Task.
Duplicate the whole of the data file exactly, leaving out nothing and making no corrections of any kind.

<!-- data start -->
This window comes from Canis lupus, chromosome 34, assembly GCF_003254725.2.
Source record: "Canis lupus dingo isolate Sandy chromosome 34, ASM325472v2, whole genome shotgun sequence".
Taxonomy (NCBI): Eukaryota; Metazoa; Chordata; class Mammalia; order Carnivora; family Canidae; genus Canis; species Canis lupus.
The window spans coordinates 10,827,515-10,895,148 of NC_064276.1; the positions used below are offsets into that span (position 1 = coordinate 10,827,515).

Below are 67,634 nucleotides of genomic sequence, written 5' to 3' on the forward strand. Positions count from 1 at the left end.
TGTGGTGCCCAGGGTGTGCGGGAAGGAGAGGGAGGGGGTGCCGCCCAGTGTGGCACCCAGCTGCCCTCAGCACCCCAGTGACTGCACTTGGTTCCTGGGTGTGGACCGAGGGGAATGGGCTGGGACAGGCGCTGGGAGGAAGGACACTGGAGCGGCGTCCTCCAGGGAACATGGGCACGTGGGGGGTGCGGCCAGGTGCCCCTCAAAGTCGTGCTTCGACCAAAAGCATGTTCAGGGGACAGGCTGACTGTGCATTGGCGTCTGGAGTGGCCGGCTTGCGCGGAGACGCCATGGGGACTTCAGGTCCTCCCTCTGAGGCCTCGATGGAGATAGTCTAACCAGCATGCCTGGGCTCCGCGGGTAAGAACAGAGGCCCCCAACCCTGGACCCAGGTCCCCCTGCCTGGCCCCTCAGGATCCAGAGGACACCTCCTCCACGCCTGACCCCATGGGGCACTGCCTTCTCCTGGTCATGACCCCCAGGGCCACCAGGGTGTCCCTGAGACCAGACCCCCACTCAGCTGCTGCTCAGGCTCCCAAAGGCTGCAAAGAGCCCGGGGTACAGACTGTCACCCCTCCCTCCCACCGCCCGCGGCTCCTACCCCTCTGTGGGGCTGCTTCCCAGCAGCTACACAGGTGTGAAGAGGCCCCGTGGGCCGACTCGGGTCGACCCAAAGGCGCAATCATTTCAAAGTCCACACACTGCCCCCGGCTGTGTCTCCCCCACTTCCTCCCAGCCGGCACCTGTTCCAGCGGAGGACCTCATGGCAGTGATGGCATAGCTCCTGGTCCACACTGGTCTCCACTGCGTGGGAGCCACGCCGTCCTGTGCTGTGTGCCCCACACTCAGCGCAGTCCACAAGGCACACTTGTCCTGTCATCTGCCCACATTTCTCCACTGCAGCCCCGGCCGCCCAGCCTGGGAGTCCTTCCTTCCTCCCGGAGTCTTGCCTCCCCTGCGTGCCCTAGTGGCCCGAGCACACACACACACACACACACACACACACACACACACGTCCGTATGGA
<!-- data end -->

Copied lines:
This window comes from Canis lupus, chromosome 34, assembly GCF_003254725.2.
Source record: "Canis lupus dingo isolate Sandy chromosome 34, ASM325472v2, whole genome shotgun sequence".
Taxonomy (NCBI): Eukaryota; Metazoa; Chordata; class Mammalia; order Carnivora; family Canidae; genus Canis; species Canis lupus.
The window spans coordinates 10,827,515-10,895,148 of NC_064276.1; the positions used below are offsets into that span (position 1 = coordinate 10,827,515).

Below are 67,634 nucleotides of genomic sequence, written 5' to 3' on the forward strand. Positions count from 1 at the left end.
TGTGGTGCCCAGGGTGTGCGGGAAGGAGAGGGAGGGGGTGCCGCCCAGTGTGGCACCCAGCTGCCCTCAGCACCCCAGTGACTGCACTTGGTTCCTGGGTGTGGACCGAGGGGAATGGGCTGGGACAGGCGCTGGGAGGAAGGACACTGGAGCGGCGTCCTCCAGGGAACATGGGCACGTGGGGGGTGCGGCCAGGTGCCCCTCAAAGTCGTGCTTCGACCAAAAGCATGTTCAGGGGACAGGCTGACTGTGCATTGGCGTCTGGAGTGGCCGGCTTGCGCGGAGACGCCATGGGGACTTCAGGTCCTCCCTCTGAGGCCTCGATGGAGATAGTCTAACCAGCATGCCTGGGCTCCGCGGGTAAGAACAGAGGCCCCCAACCCTGGACCCAGGTCCCCCTGCCTGGCCCCTCAGGATCCAGAGGACACCTCCTCCACGCCTGACCCCATGGGGCACTGCCTTCTCCTGGTCATGACCCCCAGGGCCACCAGGGTGTCCCTGAGACCAGACCCCCACTCAGCTGCTGCTCAGGCTCCCAAAGGCTGCAAAGAGCCCGGGGTACAGACTGTCACCCCTCCCTCCCACCGCCCGCGGCTCCTACCCCTCTGTGGGGCTGCTTCCCAGCAGCTACACAGGTGTGAAGAGGCCCCGTGGGCCGACTCGGGTCGACCCAAAGGCGCAATCATTTCAAAGTCCACACACTGCCCCCGGCTGTGTCTCCCCCACTTCCTCCCAGCCGGCACCTGTTCCAGCGGAGGACCTCATGGCAGTGATGGCATAGCTCCTGGTCCACACTGGTCTCCACTGCGTGGGAGCCACGCCGTCCTGTGCTGTGTGCCCCACACTCAGCGCAGTCCACAAGGCACACTTGTCCTGTCATCTGCCCACATTTCTCCACTGCAGCCCCGGCCGCCCAGCCTGGGAGTCCTTCCTTCCTCCCGGAGTCTTGCCTCCCCTGCGTGCCCTAGTGGCCCGAGCACACACACACACACACACACACACACACACACACACGTCCGTATGGA